A $650,000 Metaphor for How We Feel Right Now

A $650,000 Metaphor for How We Feel Right Now

(Bloomberg Businessweek) -- Pop artist Claes Oldenburg has been distorting the dimensions of objects for more than half a century, nudging viewers to reexamine the totems of everyday life. His most recognizable works are large-scale sculptures: a 39-foot-tall overturned ice cream cone atop a shopping mall in Cologne, Germany, for instance, or a 45-foot steel clothespin in downtown Philadelphia. But Oldenburg, who collaborated for decades with his late wife, the artist Coosje van Bruggen, is also adept at playing with smaller shapes. The duo’s 50-inch Tied Trumpet (2004) distills their sculpture practice at a more manageable scale.


• Roy Lichtenstein turned out hundreds of bright, home-appropriate sculptures, many in editions of six or fewer. Last year a 44-inch bronze sculpture of a head sold for $800,000 at Phillips in New York.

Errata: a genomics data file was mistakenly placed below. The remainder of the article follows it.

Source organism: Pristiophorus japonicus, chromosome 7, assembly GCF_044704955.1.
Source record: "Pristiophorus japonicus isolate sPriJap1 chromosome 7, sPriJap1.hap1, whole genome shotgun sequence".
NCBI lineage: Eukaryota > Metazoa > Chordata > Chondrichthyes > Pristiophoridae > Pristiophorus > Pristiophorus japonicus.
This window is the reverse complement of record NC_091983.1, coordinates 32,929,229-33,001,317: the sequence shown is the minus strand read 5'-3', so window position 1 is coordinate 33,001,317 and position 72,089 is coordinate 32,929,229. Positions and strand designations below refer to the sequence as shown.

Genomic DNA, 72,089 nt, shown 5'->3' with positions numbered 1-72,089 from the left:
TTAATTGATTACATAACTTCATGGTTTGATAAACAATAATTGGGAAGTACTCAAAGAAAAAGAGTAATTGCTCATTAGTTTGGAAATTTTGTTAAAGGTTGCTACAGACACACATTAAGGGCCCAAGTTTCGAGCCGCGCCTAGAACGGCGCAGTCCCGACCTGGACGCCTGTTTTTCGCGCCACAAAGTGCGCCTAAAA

• Two of Andy Warhol’s silkscreen-on-plywood Campbell’s Tomato Juice Box sold for $300,000 each a few days apart last year. Four years before, a silk-screened Kellogg’s Corn Flakes Box sold at Christie’s New York for $905,000.

• For all of Keith Haring’s fame, his sculpture has never cracked $2 million at auction. Most of his work in small editions sells in the mid-six figures: A 57.5-inch lacquered steel piece fetched $435,000 at Christie’s New York in March.


Tied Trumpet, which is fashioned from steel, felt, canvas, rope, cord, and plastic tubing, was part of a series of musical instruments Oldenburg and Van Bruggen made for “The Music Room,” a 2005 exhibition at PaceWildenstein Gallery in New York. Now 91, Oldenburg is one of the last living giants of American pop art; this work is a rare example that both serves as a recognizable part of his oeuvre and actually fits inside a home. $650,000; Pace Gallery, 212 421-3292

©2020 Bloomberg L.P.

BQ Install

Bloomberg Quint

Add BloombergQuint App to Home screen.